Lighting the way
In addition, 68% natural and low-wattage luminaires (both fluorescent and compact fluorescent lamps) are used in the main areas of the dealership. Standard high base 400-watt lamps are replaced with four 54-watt lamps, providing the necessary light, but using less energy. Occupancy sensors have been installed in most areas of the building; if no movement is sensed for a few minutes, they automatically turn off the lights in that area.
Built using exposed laterite, the building comprises two open-plan floors. As far as the functions go, one floor houses the space to display cars, while the other accommodates the manager’s cabin and back office. “The client sought a large space for displaying cars downstairs and a similar large space for a collective back office upstairs,” explains Shekar. Both of these spaces are separated by a tall wall, creating personalised function areas for showcase and service. This arrangement satisfied the client’s need for a large, flexible space for the business, yet also created volume.
Humming Tree chose to lime plaster the laterite stone in certain portions to add to the feel of the space. “We designed in a way that could harmonise the architectural space with the metallic car by minutely adjusting the visual hardness of the materials used. Mixing in lime plaster with the laterite, we obtained an intermediate half-stone, half-earth finish,” states Afnan.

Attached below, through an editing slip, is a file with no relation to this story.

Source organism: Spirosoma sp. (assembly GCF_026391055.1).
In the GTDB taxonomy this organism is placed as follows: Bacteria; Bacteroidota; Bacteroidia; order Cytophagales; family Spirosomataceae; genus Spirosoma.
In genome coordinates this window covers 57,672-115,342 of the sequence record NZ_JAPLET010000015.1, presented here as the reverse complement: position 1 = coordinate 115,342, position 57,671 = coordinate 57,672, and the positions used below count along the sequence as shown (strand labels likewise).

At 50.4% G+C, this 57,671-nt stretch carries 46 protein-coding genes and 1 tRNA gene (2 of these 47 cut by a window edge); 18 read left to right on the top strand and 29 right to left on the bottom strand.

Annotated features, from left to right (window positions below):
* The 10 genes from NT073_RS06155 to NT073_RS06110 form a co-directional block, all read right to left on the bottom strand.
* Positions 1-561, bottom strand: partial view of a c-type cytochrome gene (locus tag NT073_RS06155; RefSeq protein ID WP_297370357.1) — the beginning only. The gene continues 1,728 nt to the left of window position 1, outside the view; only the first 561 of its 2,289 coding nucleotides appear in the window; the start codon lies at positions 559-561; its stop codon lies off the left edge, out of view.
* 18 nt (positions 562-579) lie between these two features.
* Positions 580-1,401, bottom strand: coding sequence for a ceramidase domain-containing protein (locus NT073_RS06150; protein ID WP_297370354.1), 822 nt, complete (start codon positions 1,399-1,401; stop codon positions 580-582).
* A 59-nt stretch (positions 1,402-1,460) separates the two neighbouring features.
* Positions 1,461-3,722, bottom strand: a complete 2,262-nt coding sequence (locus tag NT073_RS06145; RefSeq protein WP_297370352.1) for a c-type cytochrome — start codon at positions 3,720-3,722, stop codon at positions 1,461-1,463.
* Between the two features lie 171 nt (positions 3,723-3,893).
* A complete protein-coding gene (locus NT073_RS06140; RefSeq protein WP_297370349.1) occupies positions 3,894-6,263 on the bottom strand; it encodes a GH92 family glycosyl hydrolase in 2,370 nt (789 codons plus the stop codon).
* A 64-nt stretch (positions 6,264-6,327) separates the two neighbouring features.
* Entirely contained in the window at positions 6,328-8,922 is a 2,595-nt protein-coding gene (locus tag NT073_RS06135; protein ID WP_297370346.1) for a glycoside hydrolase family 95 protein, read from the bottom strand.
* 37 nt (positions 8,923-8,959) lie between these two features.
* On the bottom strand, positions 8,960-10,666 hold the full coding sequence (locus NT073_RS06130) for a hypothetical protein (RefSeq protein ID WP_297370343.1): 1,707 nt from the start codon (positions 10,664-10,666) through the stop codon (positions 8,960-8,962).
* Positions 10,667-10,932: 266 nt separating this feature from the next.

Shekar further confesses that: “Using exposed walls enhances the building’s strength and improves its economic efficiency, unlike the typical air-conditioned car showroom.” The black metal straight flight staircase set into the laterite walls of the showroom lends texture and contrast. In fact, the architects decided to pair the two materials in order to merge the hard lines of a typical car showroom with the more tactile milieu of a home.
In addition to the large internal openings, expanses of Saint Gobain glazing around the perimeter of the space offer views of the surrounding urbanscape. External openings also align to create a lane down to the cement floor. At ground level, this provides an access route for cars. At the rear part of the showroom – reserved for service, there are parking bays for some cars. On the other hand, the flight of internal black metal stairs provides direct access to the manager’s cabin, which is designed using steel mesh. Different materials have been used to help give each space its own character. A wooden geometric reception table sits against the stark white, double height wall, while the triangle flexi light ceiling breaks the set lines of a rectangular interior plan, even as delicately textured cement flooring covers the expansive space.
With PADDOCK, bringing together a unique material palette and a climate-responsive approach has certainly paid off, as the end result is a warm and inviting, albeit modern, retail space.